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Neck Pain During COVID-19? In Many Cases, Your Eyes are to Blame

Tilting head to view Computer Screen through intermediate/computer zone of eyeglasses

Natural viewing of Computer Screen through top zone of Computer Progressives

Comparison of Regular Progressives Design to Computer Progressives

A surge in neck pain for the 50 year-old plus crowd due to COVID-19-related increase in computer use and video conferencing has an eye care related explanation.

BETHESDA, MARYLAND, UNITED STATES, April 1, 2021 /EINPresswire.com/ -- By Dr. Michael Berenhaus, ODMBA

We are seeing a large influx of patients coming to our clinic with the chief complaint of neck pain when asked about their general well-being. Many are pursuing physical therapy, chiropractic care, and orthopedic consultations.

After all other medical reasons for neck pain are ruled out, it is time to speak with the eye doctor! Evidence is suggesting that the neck pain is often due to tilting the head back during computer usage while individuals are searching to hit the “sweet spot” of clarity in their multi-focal eyeglasses.

Those 50 and over almost uniformly have a reduction in accommodative amplitude— the ability to see up close. For some, it hits earlier than 50 and some, later. Multi-focal eyeglasses are prescribed for this, enabling patients to see both far and near at the same time. Most patients avoid half-glasses for cosmetic reasons and due to a lack of focusing range. They also avoid large single-vision reading glasses which limit the depth of field as well as additionally causing blurred distance vision. Most patients have migrated to the multi-focal option, also known as “progressives”, which are designed to enable patients to see at all distances from very far away to up close reading, including everything in between. The top part of the lenses are designed for far distance, the middle for intermediate/computer distance, and the bottom for near tasks. The change from far distance in the top to near in the bottom of the lenses is gradual with progression thus the name “progressives.” They are excellent functionally— but not perfect. We will address this later.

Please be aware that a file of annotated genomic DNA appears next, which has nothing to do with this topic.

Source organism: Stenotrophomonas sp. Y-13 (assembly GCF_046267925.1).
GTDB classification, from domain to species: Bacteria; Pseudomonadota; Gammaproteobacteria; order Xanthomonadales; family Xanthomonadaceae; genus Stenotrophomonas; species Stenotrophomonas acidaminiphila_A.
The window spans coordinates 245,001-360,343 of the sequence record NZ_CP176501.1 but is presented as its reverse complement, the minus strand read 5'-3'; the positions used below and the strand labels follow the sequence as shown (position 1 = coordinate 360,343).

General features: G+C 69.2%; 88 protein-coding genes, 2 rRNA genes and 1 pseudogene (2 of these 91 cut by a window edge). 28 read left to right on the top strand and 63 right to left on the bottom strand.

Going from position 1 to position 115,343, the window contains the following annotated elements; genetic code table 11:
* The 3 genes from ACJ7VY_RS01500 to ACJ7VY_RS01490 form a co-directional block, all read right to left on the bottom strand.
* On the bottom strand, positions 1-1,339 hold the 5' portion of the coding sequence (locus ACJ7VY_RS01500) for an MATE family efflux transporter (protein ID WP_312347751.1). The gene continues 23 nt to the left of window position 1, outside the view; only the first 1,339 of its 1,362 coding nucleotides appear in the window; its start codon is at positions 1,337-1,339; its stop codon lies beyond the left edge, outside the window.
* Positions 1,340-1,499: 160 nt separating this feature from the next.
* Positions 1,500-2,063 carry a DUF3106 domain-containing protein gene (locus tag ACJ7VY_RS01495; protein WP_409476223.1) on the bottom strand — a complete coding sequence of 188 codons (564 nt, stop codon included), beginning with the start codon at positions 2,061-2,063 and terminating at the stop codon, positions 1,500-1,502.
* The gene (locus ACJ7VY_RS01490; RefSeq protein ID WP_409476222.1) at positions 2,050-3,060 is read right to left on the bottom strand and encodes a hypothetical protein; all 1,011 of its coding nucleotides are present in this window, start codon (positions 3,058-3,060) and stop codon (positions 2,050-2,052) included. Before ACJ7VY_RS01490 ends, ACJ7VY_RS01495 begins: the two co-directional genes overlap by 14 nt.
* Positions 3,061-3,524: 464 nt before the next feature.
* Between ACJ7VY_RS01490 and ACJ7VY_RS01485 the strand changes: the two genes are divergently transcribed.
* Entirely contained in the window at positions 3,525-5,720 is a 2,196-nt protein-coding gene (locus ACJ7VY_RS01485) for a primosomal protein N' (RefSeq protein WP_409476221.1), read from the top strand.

New developments in the technology of computer monitors have yielded larger size screens while industry leaders in the community are recommending larger and larger screens to users for optimal viewing. CNET recommends 27” screens and says, “bigger is almost always better” and adds, “Within the constraints of your budget and desk space, get the largest monitor you can. You'll rarely regret buying a monitor that's too big, but you'll frequently regret buying one that's too small.”

The “best picks” for monitors from PCMag also average 27” in size.

The issue with larger screens, despite the benefit of added area for information, is that the large size is mostly visible through the top part of progressives, the “distance zone”. This lens field is not the optimal area for viewing an intermediate target. So, in order to clear up the image, many end up tilting their heads back and lifting their chin to find the “intermediary/computer zone” in their progressive eyeglasses. And this unnatural position is assumed for hours at a time. With the increased time spent on computers due to a work-at-home shift during Covid, and a Harvard Business School Working Knowledge study suggesting, “at least 16 percent of employees will remain at home workers long after COVID-19 recedes”, this computer usage and video-conferencing is and may well remain the prima facia cause of a large increase in neck pain.

Moreover, by expending added energy by using the neck muscles unnaturally and over a prolonged period, a secondary problem aside from neck pain occurs– a reduction of comprehension and subsequent productivity. After all, we only have so much energy that we can use.

The solution exists and it is not a difficult one. We are recommending computer progressives in our clinic for this unique situation. Most of our patients at Bethesda Vision Care call their computer progressives their favorite and most valuable pair of eyeglasses in their collection. Computer progressives have computer vision in the top, allowing for a larger depth of focus (which translates to clear vision when leaning in and out - single vision eyeglasses rarely provide this) and reading vision in the bottom. The zones of clarity are so optimal that two large screens side by side are easily visible. And no more neck tilt!

Explore this option with your eye doctor and get rid of that incessant neck pain being more productive in the process.

#Dr Michael Berenhaus is the Founder of Bethesda Vision Care, located in Bethesda, Maryland and an optometric practice in partnership with Keplr Vision. Dr. Berenhaus is a Past-President of the Maryland Optometric Association and is currently serving as a Regional Optometric Lead for Keplr Vision.#

Michael Berenhaus
Bethesda Vision Care
+1 301-520-2120
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